I took a nasty fall the other morning on the way to work. It was something as simple as my foot getting caught on a cobblestone. The next thing I knew, I was flat on the ground, my elbow and wrist hurting something fierce and my clean underwear exposed to the world. I was lucky, nothing was broken, my body (and ego) were just badly bruised and scraped. In a few more days, I should be fine.
That moment made me appreciate my life. Had I fallen just a little harder, I’d be in a cast right now, unable to type. That would have made my job exceptionally difficult and my writing habit untenable. A fall like that is how many people live life – right on the edge. A missed paycheck or an illness can result in massive consequences. I was reminded how fortunate I am to have a safe place to sleep; to have food in my fridge, gas in my car and a few dollars in the bank.
As a teen, I was a big Harry Chapin fan. I lived on Long Island and Harry was a native who sang stories and performed frequently in the area. He made me recognize the absurdity of the world’s richest nation having children going without food. As a result of Harry’s influence, I’ve spent years volunteering with hunger organizations, trying to effectuate change in policies and in people. I’ve learned a lot about the cycle of poverty and the difficulty of escaping the circumstances of your birth. My volunteering taught me a lot about privilege; there were far more opportunities available to me than to a child who lived in a car or a homeless shelter.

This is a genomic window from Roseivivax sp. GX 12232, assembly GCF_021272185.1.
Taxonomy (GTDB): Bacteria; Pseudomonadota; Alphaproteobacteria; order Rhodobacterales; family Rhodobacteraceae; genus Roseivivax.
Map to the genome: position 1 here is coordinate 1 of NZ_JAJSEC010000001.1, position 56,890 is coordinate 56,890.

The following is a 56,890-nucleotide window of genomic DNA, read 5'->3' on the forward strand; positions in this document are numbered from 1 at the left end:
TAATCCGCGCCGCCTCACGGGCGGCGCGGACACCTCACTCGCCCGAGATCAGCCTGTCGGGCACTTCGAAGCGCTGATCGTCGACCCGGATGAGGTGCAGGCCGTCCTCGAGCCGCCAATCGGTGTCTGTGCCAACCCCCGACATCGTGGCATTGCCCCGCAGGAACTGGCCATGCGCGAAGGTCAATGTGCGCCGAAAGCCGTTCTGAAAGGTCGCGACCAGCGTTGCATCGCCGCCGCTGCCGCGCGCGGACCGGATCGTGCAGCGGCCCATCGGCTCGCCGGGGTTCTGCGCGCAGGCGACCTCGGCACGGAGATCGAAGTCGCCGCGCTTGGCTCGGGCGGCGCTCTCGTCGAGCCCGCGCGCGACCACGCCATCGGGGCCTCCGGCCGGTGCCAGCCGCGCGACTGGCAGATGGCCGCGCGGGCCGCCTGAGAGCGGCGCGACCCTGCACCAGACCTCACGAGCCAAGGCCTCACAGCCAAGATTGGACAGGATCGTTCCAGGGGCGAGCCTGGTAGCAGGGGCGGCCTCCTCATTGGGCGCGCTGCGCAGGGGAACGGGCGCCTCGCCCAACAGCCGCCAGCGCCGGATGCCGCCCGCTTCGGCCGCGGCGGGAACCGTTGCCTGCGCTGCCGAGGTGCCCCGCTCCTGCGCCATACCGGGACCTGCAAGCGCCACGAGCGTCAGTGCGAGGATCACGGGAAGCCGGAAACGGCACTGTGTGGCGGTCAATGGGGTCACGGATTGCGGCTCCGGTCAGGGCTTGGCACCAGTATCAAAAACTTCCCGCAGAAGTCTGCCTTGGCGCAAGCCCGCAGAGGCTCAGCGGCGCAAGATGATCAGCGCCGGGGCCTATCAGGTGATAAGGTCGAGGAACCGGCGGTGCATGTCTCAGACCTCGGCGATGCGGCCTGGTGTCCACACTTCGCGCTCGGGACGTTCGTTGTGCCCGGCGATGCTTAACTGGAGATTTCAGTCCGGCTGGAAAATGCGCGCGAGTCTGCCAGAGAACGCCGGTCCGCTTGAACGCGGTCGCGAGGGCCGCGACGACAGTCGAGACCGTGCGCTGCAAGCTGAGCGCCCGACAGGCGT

It breaks my heart to see children in soup kitchens. They deserve so much more – the same chances I had. But our system doesn’t allow for that. And as a result, the odds of them leading a life like mine are slim. We continue to perpetuate a society of ‘haves’ and ‘have nots.’ The ability to move from the ‘have not’ category to the ‘have’ are few, while it’s a lot easier to slide from ‘have’ to ‘have not.’
I wish I had answers, but all I have are questions and concerns. I’m thankful I didn’t sustain a more challenging injury that could have sent me down that slippery slope towards ‘have not’ land. I just wish we could stop demonizing poverty.
Changing our society starts by changing a single life – one by one. Imagine the change that could occur if we each committed to helping someone else.
As we move into the Thanksgiving season, I’m committed to doing something positive. Next week, I’m working on a Habitat for Humanity build, helping someone take a big step forward. I hope to take some other steps before the year ends, as I need to give back. How about you?
All the best,